Second-gen Chromecast tipped with faster Wi-Fi, Spotify support, and more

Two new Nexus phones are on tap for later in September and it looks like a new Chromecast is too.

Two new Nexus phones aren’t the only items expected at Google’s press event on September 29. Google’s also gearing up to introduce a second-generation Chromecast, according to 9to5Google.

The new streaming device is expected to come in a round shape loaded with improved Wi-Fi, a new feature called Fast Play, support for audio systems, and feed integration with the device’s main screen. That’s about where the details end, however, as specifics are in short supply.

The current Chromecast uses 802.11 a/b/g/n Wi-Fi, so it sounds like the next version will support the newer 802.11 ac Wi-Fi, but that’s just speculation at this point. The Fast Play feature apparently means the next Chromecast will connect faster than the original version when you “cast” something from your mobile device.

As for the feeds, there’s no word on what this is. 9to5Google figures it means you’ll be able to integrate social media feeds when the Chromecast flips to its idle backdrop mode. Backdrop already includes feeds from your Google+ albums.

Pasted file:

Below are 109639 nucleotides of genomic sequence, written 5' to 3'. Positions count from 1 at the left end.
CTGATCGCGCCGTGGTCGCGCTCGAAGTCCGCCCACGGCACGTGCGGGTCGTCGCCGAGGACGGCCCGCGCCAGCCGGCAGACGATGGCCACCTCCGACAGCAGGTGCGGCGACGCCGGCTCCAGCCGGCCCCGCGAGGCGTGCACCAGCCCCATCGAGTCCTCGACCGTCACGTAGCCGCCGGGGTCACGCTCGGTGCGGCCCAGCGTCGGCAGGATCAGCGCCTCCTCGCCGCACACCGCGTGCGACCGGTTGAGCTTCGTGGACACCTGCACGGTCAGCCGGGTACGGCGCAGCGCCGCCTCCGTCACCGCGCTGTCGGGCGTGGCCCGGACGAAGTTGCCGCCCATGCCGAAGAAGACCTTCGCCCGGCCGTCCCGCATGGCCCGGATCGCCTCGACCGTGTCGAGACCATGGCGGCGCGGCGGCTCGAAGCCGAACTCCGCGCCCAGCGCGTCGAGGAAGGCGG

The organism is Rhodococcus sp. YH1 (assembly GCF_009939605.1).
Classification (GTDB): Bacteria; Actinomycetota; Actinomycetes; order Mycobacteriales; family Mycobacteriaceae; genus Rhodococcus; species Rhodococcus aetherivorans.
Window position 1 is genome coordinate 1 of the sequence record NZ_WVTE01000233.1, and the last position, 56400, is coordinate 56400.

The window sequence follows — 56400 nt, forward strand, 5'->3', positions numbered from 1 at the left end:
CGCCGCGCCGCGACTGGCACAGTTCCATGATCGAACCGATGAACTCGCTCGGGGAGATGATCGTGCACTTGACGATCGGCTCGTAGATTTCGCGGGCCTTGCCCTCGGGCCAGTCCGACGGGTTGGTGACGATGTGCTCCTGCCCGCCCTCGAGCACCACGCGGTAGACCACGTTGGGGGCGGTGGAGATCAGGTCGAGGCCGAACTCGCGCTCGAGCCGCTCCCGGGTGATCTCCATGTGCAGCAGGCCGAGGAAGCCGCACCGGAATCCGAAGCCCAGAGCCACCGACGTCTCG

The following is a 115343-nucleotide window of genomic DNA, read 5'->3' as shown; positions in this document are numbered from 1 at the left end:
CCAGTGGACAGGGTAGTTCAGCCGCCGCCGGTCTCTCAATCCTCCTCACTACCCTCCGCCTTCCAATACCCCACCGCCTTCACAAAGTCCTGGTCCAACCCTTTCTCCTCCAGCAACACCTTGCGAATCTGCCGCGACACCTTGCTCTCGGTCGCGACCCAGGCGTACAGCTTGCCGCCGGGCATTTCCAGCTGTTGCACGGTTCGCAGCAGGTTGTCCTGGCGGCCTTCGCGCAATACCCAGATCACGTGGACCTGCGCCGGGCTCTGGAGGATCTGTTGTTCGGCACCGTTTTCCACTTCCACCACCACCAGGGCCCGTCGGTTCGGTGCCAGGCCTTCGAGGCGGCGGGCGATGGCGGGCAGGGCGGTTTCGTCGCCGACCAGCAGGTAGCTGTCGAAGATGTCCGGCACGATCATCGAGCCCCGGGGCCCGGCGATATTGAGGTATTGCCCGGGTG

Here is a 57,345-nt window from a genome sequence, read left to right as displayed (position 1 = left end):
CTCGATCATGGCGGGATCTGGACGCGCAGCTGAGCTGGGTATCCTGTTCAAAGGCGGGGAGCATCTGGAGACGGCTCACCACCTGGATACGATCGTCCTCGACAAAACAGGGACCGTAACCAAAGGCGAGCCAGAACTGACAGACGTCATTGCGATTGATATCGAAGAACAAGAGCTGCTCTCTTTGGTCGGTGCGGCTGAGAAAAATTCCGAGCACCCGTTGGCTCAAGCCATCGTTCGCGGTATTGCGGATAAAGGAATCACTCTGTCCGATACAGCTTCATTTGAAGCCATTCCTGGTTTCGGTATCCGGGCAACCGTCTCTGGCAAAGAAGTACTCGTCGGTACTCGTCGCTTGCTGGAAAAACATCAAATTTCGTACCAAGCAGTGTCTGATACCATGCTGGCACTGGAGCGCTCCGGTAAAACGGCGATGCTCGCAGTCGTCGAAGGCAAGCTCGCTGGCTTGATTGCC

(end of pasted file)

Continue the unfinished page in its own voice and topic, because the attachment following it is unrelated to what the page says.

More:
Chromecast is also adding a feature that will let it act as, well, a Chromecast device for audio services and hardware, according to 9to5Google.

Called Chromecast Audio, the basic idea is that you hook up the Chromecast to a speaker or audio system via an auxiliary cable. Then you can stream the audio from your device to the Chromecast. In a separate report, 9to5Google says Spotify will be one of the first services to support Chromecast Audio.

The impact on you at home: Chromecast Audio sounds like a way for Google to expand Chromecast’s reach and serve users who haven’t got a Cast for Audio-compatible sound system. Cast for Audio is a hardware feature built-in to particular speakers and audio systems in order to wirelessly send audio from your phone to the speaker using the Chromecast protocols. It’s a neat feature, but sound systems are expensive to upgrade and most people won’t unless the hardware dies. Chromecast Audio will help reach those users.

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Ian Paul

TechHive (US)
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